Neil McInroy, chief executive of CLES said: “The desire to create economies that work for local people and communities, demands enterprises within our economy that are socially virtuous. Embedding community businesses within the supply chain of anchor institutions is a key source of building local wealth and counteracting the extraction of wealth that bedevils too much of the economy today. Indeed, due to the very nature of how they operate and are owned, we must increasingly see community businesses as a vital plank of the growing local wealth building movement: they are generative not wealth extractive.”
Ailbhe McNabola, Head of Research and Policy at Power to Change said: “We welcome the focus in this research on the role that community businesses can play in their local economies, and on how local anchor institutions can be proactive in supporting them, whether through commissioning approaches or other means. Community businesses are embedded in a place and committed to improving the lives of those who live locally. This makes them natural partners for local authorities and other major local institutions.”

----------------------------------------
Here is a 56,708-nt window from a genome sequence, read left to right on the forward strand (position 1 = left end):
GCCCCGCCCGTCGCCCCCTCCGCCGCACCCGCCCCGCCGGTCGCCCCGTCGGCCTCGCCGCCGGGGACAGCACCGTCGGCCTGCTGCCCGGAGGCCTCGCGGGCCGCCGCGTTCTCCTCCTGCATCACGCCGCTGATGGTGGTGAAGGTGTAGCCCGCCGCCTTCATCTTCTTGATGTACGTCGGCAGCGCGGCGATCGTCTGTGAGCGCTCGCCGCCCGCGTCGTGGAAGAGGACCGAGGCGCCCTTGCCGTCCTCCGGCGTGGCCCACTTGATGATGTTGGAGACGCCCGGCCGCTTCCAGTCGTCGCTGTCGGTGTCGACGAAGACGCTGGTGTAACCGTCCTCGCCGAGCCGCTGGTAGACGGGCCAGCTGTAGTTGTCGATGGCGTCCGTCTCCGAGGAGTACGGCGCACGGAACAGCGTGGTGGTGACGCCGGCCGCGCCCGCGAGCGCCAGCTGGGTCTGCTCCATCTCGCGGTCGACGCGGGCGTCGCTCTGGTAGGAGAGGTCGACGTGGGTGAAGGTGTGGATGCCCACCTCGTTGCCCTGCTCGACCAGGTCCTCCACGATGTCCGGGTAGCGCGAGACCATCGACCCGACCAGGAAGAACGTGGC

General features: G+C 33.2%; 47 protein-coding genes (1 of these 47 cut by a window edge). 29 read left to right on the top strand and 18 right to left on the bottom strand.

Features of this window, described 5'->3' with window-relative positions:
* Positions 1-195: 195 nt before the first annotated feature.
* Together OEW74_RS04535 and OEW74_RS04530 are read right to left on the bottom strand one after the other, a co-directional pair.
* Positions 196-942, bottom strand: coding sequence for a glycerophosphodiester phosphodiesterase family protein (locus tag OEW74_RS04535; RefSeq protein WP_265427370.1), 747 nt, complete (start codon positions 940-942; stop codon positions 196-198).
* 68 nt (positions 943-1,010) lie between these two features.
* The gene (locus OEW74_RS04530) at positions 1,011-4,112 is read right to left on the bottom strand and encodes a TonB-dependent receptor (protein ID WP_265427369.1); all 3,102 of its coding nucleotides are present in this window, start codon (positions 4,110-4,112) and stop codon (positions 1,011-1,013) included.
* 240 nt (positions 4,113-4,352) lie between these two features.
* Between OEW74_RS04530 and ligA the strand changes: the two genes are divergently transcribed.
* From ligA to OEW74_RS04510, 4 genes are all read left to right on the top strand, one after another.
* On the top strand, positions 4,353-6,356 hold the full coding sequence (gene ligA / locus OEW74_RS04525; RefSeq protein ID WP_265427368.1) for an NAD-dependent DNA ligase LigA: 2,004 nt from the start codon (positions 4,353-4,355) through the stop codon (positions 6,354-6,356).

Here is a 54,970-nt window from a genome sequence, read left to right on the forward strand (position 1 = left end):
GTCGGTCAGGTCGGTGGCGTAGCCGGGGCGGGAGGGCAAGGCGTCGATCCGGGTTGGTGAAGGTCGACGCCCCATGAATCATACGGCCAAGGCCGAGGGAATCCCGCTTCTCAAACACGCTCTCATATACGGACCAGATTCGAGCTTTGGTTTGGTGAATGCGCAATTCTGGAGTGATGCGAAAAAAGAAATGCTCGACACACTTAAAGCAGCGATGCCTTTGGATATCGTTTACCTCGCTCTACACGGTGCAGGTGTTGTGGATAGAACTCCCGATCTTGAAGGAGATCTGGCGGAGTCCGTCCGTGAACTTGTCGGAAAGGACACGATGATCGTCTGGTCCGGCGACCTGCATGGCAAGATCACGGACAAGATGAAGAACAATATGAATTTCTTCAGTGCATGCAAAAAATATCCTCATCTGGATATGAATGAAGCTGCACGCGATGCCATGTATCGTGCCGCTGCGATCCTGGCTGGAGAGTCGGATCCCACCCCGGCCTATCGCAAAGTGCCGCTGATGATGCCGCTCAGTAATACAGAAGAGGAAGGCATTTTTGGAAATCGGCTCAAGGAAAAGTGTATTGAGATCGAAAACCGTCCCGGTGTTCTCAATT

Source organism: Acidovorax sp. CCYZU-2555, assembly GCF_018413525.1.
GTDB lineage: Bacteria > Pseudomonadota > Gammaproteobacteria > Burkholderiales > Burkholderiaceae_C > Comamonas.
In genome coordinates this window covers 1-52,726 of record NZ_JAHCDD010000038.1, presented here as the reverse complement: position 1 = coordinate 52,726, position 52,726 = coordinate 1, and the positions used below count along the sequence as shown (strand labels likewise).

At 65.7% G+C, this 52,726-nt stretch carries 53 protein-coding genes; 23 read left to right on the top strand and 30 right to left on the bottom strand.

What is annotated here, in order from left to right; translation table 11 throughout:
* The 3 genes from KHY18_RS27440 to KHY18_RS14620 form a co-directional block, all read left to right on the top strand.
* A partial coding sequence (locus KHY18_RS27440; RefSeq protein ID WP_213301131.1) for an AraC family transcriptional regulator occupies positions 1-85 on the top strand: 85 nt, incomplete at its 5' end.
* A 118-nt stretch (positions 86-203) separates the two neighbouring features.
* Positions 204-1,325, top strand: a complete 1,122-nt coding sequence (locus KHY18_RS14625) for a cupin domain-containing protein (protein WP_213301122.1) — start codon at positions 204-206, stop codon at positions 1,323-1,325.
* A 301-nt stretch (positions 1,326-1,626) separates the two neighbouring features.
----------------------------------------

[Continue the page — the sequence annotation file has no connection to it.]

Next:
Notes to editors
What are anchor institutions?
Anchor institutions are sites of ‘sticky capital’ which make a significant contribution to the local economy as employers and holders of land and property assets. They are defined by a number of key features, as defined by the UK Commission for Employment and Skills (Mosavi, 2015), including their:
- Spatial immobility – anchors are unlikely to leave a place once they have taken root, as they have strong ties through invested capital, mission and relationship to customers and employees